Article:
Meet My Main Character

This post is part of a blog tour started by Debra Brown, and passed to me by Deborah Swift

Elizabeth Murray Countess Dysart 1626-1698

What is the name of your character? Is he/she fictional or an historic person?

Elizabeth Murray was born in 1628, the daughter of William Murray, 1st Earl Dysart and Catherine Bruce.  Her father was brought up with Charles I, reputedly his ‘whipping boy’, the child who accepted punishment for the prince’s transgressions.

Being from a family of staunch Royalists, Elizabeth, her mother and three sisters paid for their loyalty with confiscation of their income, fines, restrictions and having Parliamentarian soldiers billeted on them while their father remained in the exiled court at Oxford with King Charles I.

When and where is the story set?

Between 1642 and 1653, the years of the English Civil Wars, mostly at Ham House, the Murray’s family home on the Thames at Richmond, but also at the exiled Royal Court at Oxford and the home of Elizabeth’s first husband, Helmingham.

What should we know about your character?

That Elizabeth was educated as well as any boy in Stuart England, as her father’s heir she was made conscious that the fate of hers and her sister’s inheritance lay in her hands. When she was only in her teens, Elizabeth was conscious of the fact that the only way she could secure the Murray’s future was to make an advantageous marriage.

What is the main conflict she must face?

William Murray was arrested for spying in early 1646, so the Murray women had to endure the uncertainty of his imprisonment and trial. He was acquitted, with help from their Scottish Covenanter friends. However further fears existed in that his continued imprisonment in the Tower of Londdon during a plague city during a hot summer would undo all their efforts.  This was also not the only time William was hauled before the Lords and the army for being in the wrong place at the wrong time, until finally he was forbidden to be in the king's service altogether and fled to Paris to hide in the court of Queen Henrietta Maria.

Catherine Murray was a strong, persistent woman and appealed to the authorities to have him released.  William, however then went straight to Newcastle where King Charles I was at the time where he continued as a spy and envoy, and not back to his family.

What is the personal goal of this character?

Elizabeth knew the best way to keep the Murray's home, lands and therefore income out of the hands of the Parliamentarians, was for her future husband  to be wealthy, from a respectable family and non-political to take the spotlight off the Murrays and protect them.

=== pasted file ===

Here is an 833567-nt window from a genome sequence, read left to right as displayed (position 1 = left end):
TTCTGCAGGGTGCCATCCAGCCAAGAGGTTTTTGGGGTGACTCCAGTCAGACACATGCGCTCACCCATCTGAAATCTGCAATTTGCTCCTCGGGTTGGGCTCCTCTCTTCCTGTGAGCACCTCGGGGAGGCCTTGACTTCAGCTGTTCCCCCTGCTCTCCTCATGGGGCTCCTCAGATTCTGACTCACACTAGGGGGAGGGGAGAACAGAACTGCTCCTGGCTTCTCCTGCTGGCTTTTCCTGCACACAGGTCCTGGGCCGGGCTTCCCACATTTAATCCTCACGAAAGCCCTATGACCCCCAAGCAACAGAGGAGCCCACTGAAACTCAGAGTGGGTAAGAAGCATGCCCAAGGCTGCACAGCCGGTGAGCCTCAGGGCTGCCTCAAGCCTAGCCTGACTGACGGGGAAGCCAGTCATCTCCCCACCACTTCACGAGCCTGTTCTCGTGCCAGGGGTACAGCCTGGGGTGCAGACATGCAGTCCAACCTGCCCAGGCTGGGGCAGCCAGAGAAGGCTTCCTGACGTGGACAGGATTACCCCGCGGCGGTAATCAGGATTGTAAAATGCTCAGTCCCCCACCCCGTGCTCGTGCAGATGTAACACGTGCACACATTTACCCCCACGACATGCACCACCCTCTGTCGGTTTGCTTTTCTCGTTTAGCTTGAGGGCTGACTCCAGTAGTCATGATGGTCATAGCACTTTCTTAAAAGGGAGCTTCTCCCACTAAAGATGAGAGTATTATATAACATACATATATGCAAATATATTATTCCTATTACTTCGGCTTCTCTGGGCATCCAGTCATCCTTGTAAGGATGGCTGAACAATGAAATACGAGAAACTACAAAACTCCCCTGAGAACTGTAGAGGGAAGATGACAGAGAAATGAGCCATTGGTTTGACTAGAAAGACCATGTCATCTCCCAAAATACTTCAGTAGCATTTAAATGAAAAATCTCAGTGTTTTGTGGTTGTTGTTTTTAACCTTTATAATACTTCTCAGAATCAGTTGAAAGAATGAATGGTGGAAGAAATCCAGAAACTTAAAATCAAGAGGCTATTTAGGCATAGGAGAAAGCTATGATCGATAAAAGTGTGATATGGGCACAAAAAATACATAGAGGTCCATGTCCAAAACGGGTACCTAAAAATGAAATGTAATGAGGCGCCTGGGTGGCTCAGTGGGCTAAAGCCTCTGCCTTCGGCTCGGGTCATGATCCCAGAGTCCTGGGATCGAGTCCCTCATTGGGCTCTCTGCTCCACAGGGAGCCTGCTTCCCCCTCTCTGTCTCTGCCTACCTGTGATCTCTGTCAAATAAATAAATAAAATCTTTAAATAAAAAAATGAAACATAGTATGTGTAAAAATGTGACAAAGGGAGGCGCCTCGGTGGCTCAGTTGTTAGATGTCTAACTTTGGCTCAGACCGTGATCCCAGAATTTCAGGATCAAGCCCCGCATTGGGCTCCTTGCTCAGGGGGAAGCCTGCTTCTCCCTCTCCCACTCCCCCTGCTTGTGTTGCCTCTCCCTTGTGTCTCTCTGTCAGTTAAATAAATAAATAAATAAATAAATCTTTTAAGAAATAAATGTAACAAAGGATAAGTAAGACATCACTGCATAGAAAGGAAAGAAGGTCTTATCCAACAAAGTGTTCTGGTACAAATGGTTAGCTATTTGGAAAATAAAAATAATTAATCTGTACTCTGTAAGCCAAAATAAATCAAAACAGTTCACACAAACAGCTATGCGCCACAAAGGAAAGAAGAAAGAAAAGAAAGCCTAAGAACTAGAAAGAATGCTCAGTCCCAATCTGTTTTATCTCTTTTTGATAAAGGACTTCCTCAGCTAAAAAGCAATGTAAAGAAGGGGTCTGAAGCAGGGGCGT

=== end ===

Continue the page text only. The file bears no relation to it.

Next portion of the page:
Catherine Murray finally managed to secure an engagement for Elizabeth with Sir Lionel Tollemache, who had inherited a title and vast wealth, was single and only nineteen. Perfect - until Lionel was sent to the North to be held as a hostage against the King's good behaviour in their
negitiations with the Scots.

He wasn't held more than a few days, but Elizabeth must have been frantic until he was released, thinking all their carefully laid plans had been for nothing..

Where is this book available?

Royalist Rebel is available from Pen and Sword Books in e-book and paperback

I have passed this on to three excellent authors who write historical novels set in very different eras.

Lisa Yarde – writes about the last rule of the Moors in Medieval Spain 
Alison Stuart - whose latest release is a novel of English Civil Wars
Katherine Pym – writes about the ordinary lives of people in 17th Century London


Lisa Yarde said…
Hi Anita, aspects of Elizabeth's character that I found refreshing were her intelligence and decision-making abilities. As young as she was when confronted with turmoil, she had the acumen to make choices for her family.

Thanks for tagging me. My post on the same topic is up today.
Katherine Pym said…
Thanks for the wonderful post, Anita. Elizabeth was a great lady with a substantial spirit. I'd not want to scrap with her. My blog is set for Friday on almost the same topic. Hope to see you then.
Petrea Burchard said…
You mentioned the "whipping boy" position early on in the post. What a concept!
Anita Davison said…
Thanks for stopping by, Lisa, Katherine, I'll pop into your blog on Good Friday, and Petrea. Yes that 'whipping boy' thing was such a bizarre concept wasn't it? Working on the principal a royal child should never be struck by a commoner - Prince Charles was supposed to experience compassion for his friend being beaten so would try harder -hmmmm too many things wrong with that!

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